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80-1) [1970s] "In the good old days, Texans went to "Mexican restaurants" and ate "Mexican food." Then in 1972, The Cuisines of Mexico, an influential cookbook by food authority Diana Kennedy, drew the line between authentic interior Mexican food and the "mixed plates" we ate at "so-called Mexican restaurants" in the United States.
By a strange twist of fate, the insult launched a success. Food historians tell us Tex Mex cuisine originated hundreds of years ago when Spanish/Mexican recipes combined with Anglo fare.Tex Mex, as we Americans know it today, is a twentieth century phenomenon.In Uruapan..are broken into small pieces and heated\ quickly in a thick syrup of piloncillo, the raw sugar of Mexico.These of Veracruz are very much like the churros of Spain, but flavored with aniseeds, and served with a syrup." ---The Cuisines of Mexico, Diana Kennedy [Harper Row: New York] 1972 (p.There are several foods closely related to bunuelos and churros: sopaipillas & fry bread.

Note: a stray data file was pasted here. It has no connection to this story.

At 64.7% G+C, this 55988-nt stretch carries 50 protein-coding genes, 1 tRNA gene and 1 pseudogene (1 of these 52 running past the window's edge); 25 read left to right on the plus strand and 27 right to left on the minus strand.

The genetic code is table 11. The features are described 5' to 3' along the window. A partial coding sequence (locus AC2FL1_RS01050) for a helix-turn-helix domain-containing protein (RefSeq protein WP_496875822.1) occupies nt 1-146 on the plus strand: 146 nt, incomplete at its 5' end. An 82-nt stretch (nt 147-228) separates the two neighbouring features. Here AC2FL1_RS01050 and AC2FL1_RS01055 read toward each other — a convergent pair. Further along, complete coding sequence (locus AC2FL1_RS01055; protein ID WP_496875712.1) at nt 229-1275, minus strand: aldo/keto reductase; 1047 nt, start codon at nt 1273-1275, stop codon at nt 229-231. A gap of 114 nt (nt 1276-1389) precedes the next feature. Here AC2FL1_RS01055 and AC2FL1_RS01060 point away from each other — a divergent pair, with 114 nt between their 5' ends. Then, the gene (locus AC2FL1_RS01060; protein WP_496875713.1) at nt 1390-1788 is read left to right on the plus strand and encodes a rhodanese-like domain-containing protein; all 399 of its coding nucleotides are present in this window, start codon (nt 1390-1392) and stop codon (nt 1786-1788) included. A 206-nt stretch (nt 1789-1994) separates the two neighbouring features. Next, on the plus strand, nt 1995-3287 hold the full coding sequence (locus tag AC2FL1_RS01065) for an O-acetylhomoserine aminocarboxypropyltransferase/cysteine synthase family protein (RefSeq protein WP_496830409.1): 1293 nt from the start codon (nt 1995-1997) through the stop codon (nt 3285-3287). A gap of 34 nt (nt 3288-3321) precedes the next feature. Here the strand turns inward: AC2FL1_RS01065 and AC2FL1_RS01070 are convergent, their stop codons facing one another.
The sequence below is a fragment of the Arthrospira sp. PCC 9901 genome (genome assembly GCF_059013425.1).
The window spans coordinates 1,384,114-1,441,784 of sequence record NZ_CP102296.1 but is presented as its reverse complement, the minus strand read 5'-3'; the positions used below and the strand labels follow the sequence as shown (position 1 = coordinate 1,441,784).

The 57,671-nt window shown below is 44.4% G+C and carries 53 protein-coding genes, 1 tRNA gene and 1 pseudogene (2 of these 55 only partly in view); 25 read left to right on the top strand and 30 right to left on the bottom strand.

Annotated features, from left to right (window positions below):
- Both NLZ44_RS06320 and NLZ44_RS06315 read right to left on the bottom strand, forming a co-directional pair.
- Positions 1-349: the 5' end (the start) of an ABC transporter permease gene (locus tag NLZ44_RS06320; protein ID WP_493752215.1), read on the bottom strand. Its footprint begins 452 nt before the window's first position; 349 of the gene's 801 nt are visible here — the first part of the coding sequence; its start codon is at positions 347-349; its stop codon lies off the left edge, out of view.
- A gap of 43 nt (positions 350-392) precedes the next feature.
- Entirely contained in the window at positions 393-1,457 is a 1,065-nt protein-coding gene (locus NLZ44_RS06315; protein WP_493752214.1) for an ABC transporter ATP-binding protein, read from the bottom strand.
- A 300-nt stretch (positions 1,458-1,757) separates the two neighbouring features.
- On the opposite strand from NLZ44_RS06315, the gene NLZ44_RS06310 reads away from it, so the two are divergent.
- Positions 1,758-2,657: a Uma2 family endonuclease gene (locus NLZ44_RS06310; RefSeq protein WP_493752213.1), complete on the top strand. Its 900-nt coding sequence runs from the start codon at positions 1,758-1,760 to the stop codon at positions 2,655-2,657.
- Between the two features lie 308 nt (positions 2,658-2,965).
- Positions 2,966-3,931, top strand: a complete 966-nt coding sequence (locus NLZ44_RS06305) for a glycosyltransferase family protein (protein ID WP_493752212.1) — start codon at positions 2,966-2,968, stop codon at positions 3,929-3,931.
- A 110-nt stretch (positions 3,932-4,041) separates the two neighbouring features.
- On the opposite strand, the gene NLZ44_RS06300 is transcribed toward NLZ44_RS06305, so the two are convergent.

In other countries, simliar recipes evolved as doughnuts, funnel cake, and waffles.The combination platter of enchiladas, tacos, and tortillas became the unvarying standards of the Tex-Mex menu, while new dishes like chimichangas (supposedly invented in the the 1950s at El Charro restaurant in Tucson, Arizona) and nachos (supposedly first served at a consession at Dallas's State Fair of Texas in 1964...) were concocted to please the American palate....One Tex-Mex item that may someday rival the pizza as an extraordinarily successful ethnic dish is the fajita...introduced at Ninfa's in Houston on July 13, 1973, as tacos al carbon.About bunuelos "Most countries have their version of bunuelos, or fritters, either sweet or savory, and they are certainly great favorites throughout Spain and Latin America.In many parts of Mexico bunuelos are made of a stiffer dough, which is rolled out thin anywhere up to 12 inches in diameter and then fried crisp and staked up ready for use.Smith [Mexican American Food] Pre-Hispanic Cooking, Ana M. fritters were known to many cultures and cuisines; each evolving according to local tastes and customs.